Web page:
The Abyss was singing her to Its bedside tonight, unfolding black sheets into soft and smoky wisps. Let go, It hummed. You gave so much already. Come rest, Nami. There’s no sense in fighting it any longer.
A few steps away from Bell-mère's grave, Nami’s body stood in the moon’s pale and unflattering glow. Her mind, however, wandered elsewhere, opening fragile memories she swore she’d never touch again.
She drew in a sharp, cold breath and hung her head low. Nami was as worn as an old sail flapping limply on the high seas. Those fierce winds, once filling her with joy, now seeped through holes that had been torn through her spirit. Many had knifed Nami, but none so much as her sister. Nojiko’s last words weaved in and out of her head: “You're still the same girl.”
Nojiko. She couldn't have been more wrong than a rock with an eye patch. That so-called “girl" had perished with her mother, Bell-mère. When Arlong rang bullets through Bell-mère’s body, Nami’s soul became as hollow as the discarded gun shells rolling on the floor… Just as Nami was finally ready to call her Mother, too, after years of denying it.
As if that wasn’t enough, Nami died once more after being forced to work for Arlong's crew—the flag that killed her mother forever a mark of sin on her left shoulder.
Then she suffocated a third time, when she told the other villagers about joining Arlong. They shunned her for betraying Bell-mère, disgusted by her choice as much as she was.
Nami withheld her true motives, though, not wanting to unload her burden on her beloved town.
I can carry this on my own, she’d thought. Ridiculous! She could barely stand right now. How was she supposed to haul this burden, too? How could she ever collect enough money to free her village from Arlong’s chains? She was such a weak girl, just a pathetic navigator.
She longed for the Abyss to pull her into Its arms and beat her into submission.
It wouldn't, though. It would just stare at her, luring her close, singing sweet lullabies of the beyond. She was so tired; she just wanted to—
Nami’s eyes widened. No! Her hands clawed at her thighs. She couldn't take this final rest. To give up on freeing her village—that would be the ultimate betrayal.
Her heart suddenly felt trapped in its boned cage. She wished she could go back to her childhood, where the real treasures were the tangerines on their fields, not the money Nami had buried in the dirt below: a meager seven million Belly. Arlong had demanded one hundred million for her village’s bail.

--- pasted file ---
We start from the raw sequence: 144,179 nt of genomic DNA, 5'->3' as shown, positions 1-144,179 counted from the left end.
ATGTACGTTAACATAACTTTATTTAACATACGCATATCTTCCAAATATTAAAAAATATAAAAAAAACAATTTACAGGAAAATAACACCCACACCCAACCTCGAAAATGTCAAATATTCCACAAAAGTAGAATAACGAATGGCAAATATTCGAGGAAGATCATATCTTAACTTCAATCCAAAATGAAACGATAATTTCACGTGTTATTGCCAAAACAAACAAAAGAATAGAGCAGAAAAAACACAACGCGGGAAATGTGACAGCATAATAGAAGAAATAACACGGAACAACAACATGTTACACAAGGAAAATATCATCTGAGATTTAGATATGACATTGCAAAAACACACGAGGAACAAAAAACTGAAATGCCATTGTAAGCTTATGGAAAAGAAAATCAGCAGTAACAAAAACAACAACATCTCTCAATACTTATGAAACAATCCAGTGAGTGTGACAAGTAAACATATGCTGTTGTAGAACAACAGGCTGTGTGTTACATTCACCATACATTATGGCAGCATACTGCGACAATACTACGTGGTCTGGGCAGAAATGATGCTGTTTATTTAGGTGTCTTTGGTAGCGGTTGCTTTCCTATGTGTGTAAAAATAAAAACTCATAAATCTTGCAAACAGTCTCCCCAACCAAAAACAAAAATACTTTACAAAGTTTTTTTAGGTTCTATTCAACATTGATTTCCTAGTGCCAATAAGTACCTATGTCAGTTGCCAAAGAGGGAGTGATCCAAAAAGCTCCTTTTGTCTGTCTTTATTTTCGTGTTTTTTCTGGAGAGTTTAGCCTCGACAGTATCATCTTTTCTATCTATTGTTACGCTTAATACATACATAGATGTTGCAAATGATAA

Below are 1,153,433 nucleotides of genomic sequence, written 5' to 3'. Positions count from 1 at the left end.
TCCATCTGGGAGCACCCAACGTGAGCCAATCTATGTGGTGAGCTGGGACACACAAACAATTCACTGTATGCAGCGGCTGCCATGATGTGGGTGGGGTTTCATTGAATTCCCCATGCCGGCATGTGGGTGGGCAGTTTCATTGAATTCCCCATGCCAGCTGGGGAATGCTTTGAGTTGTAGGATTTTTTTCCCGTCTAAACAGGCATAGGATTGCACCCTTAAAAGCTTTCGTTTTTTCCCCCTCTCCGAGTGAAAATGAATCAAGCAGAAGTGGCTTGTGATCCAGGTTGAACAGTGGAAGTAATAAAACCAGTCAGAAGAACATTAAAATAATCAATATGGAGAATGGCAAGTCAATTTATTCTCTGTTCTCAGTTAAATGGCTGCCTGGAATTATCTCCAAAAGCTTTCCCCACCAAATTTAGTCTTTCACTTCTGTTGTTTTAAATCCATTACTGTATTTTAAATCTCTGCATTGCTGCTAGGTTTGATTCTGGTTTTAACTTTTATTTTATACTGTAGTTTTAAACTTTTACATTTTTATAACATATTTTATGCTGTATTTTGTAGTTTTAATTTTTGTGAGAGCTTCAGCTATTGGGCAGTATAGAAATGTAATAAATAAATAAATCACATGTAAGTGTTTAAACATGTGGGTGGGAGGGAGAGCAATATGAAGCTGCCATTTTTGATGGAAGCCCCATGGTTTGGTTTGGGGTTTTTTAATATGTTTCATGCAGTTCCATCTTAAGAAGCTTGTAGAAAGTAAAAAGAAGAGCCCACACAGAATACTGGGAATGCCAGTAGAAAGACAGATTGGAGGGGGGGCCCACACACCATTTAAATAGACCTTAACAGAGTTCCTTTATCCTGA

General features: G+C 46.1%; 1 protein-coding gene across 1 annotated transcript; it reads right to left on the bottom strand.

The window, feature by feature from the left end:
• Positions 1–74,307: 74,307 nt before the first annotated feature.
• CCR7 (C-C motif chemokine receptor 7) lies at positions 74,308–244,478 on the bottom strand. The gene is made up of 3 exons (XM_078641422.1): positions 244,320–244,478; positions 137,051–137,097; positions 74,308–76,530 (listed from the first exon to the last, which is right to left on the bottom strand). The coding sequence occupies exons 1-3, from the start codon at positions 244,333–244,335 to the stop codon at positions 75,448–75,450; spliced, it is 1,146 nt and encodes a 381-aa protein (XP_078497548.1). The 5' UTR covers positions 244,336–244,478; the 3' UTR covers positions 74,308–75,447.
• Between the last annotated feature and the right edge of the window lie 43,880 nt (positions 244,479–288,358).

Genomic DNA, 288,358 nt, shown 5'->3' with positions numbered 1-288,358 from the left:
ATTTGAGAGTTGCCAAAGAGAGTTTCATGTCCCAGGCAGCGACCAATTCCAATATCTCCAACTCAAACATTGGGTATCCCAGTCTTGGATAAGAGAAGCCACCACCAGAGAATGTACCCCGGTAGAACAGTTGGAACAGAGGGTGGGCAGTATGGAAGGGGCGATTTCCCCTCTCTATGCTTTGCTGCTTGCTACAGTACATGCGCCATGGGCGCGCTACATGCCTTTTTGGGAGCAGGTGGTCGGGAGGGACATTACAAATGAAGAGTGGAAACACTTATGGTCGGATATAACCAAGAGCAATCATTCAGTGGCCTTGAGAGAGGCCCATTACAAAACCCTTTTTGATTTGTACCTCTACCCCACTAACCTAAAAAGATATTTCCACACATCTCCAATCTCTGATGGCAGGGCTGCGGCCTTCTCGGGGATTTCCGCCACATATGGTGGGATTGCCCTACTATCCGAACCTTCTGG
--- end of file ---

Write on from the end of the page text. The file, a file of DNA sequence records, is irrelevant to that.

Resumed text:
At start of her journey, Nami figured stealing money from other pirates was justified, since one had started the whole mess in the first place. But on her last raid, she had been too careless, too naïve—trying to swipe some pirate’s loot in broad daylight!
“Do you have a death wish?” he'd screamed in her face, red as a ruby.
She wanted to say, “Hell yes!” And spit right back in his mangled face. If he did kill her, Nami would welcome death. Get rich or die trying, as the saying went. Looting was her last escape route, her final act. Abandoning her village was not an option. However, the moment she remembered her people, Nami dropped the coins and bolted off. She couldn’t afford to kill herself over her own stupidity. Her village needed her without a sword wedged in her gut.
Suicide was not an option—and it never had been.
“No. I cannot rest tonight,” she said.
The Abyss ceased Its singing.
Relieved, Nami sighed, tucking a strand of orange hair behind her ear. She dug a hand into her front pocket, pulling out a small fruit that matched her hair. Slowly, she stepped forward. Dead leaves and spiked grass crunched beneath her bare feet. Their little jabs reminded Nami of her growing failures. As a daughter. As a friend. As a savior.
A single tear tumbled down her cheek as she placed the tangerine, a symbol of her mother’s undying love, on Bell-mère's grave.
“Forgive me,” Nami whispered, her voice trembling. “Please forgive me for still being that same weak girl. I am not even half as strong as you were… Mother.”
Quiet sobs filled the cemetery until the moon melted into a blue canvas, but no one cared to see whose they were.